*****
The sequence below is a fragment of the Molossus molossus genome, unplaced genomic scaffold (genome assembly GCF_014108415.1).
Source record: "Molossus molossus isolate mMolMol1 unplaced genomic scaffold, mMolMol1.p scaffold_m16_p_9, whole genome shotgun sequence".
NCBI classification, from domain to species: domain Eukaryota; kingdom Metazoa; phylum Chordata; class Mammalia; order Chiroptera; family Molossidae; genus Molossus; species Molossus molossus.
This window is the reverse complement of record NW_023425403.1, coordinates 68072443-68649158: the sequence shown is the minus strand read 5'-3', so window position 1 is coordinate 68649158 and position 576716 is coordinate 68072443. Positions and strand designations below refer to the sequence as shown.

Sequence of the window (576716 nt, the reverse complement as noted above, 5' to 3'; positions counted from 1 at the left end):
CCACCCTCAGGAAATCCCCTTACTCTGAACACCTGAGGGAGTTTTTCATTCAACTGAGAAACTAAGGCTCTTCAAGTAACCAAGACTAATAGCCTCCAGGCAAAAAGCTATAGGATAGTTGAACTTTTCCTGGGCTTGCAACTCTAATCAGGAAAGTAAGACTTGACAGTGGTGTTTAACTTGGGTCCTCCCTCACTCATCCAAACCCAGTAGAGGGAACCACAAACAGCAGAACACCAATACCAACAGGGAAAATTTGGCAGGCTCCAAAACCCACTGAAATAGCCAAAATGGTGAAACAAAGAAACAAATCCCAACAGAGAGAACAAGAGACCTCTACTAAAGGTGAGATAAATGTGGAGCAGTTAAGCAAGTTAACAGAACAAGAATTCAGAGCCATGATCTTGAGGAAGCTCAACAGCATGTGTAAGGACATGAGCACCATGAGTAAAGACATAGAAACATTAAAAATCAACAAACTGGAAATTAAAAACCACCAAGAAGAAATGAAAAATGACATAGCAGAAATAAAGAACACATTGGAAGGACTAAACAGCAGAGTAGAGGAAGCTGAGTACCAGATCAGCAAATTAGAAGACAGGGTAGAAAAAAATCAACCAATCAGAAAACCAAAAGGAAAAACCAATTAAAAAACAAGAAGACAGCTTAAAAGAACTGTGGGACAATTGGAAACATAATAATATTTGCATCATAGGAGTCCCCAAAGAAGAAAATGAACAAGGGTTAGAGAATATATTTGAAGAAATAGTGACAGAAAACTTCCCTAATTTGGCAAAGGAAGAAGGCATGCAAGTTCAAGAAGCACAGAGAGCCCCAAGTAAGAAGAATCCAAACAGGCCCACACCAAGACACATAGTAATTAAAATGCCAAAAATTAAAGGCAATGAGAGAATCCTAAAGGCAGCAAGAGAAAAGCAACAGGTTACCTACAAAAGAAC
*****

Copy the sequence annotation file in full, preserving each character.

The sequence below is a fragment of the Molossus molossus genome, unplaced genomic scaffold (genome assembly GCF_014108415.1).
Source record: "Molossus molossus isolate mMolMol1 unplaced genomic scaffold, mMolMol1.p scaffold_m16_p_9, whole genome shotgun sequence".
NCBI classification, from domain to species: domain Eukaryota; kingdom Metazoa; phylum Chordata; class Mammalia; order Chiroptera; family Molossidae; genus Molossus; species Molossus molossus.
This window is the reverse complement of record NW_023425403.1, coordinates 68072443-68649158: the sequence shown is the minus strand read 5'-3', so window position 1 is coordinate 68649158 and position 576716 is coordinate 68072443. Positions and strand designations below refer to the sequence as shown.

Sequence of the window (576716 nt, the reverse complement as noted above, 5' to 3'; positions counted from 1 at the left end):
CCACCCTCAGGAAATCCCCTTACTCTGAACACCTGAGGGAGTTTTTCATTCAACTGAGAAACTAAGGCTCTTCAAGTAACCAAGACTAATAGCCTCCAGGCAAAAAGCTATAGGATAGTTGAACTTTTCCTGGGCTTGCAACTCTAATCAGGAAAGTAAGACTTGACAGTGGTGTTTAACTTGGGTCCTCCCTCACTCATCCAAACCCAGTAGAGGGAACCACAAACAGCAGAACACCAATACCAACAGGGAAAATTTGGCAGGCTCCAAAACCCACTGAAATAGCCAAAATGGTGAAACAAAGAAACAAATCCCAACAGAGAGAACAAGAGACCTCTACTAAAGGTGAGATAAATGTGGAGCAGTTAAGCAAGTTAACAGAACAAGAATTCAGAGCCATGATCTTGAGGAAGCTCAACAGCATGTGTAAGGACATGAGCACCATGAGTAAAGACATAGAAACATTAAAAATCAACAAACTGGAAATTAAAAACCACCAAGAAGAAATGAAAAATGACATAGCAGAAATAAAGAACACATTGGAAGGACTAAACAGCAGAGTAGAGGAAGCTGAGTACCAGATCAGCAAATTAGAAGACAGGGTAGAAAAAAATCAACCAATCAGAAAACCAAAAGGAAAAACCAATTAAAAAACAAGAAGACAGCTTAAAAGAACTGTGGGACAATTGGAAACATAATAATATTTGCATCATAGGAGTCCCCAAAGAAGAAAATGAACAAGGGTTAGAGAATATATTTGAAGAAATAGTGACAGAAAACTTCCCTAATTTGGCAAAGGAAGAAGGCATGCAAGTTCAAGAAGCACAGAGAGCCCCAAGTAAGAAGAATCCAAACAGGCCCACACCAAGACACATAGTAATTAAAATGCCAAAAATTAAAGGCAATGAGAGAATCCTAAAGGCAGCAAGAGAAAAGCAACAGGTTACCTACAAAAGAAC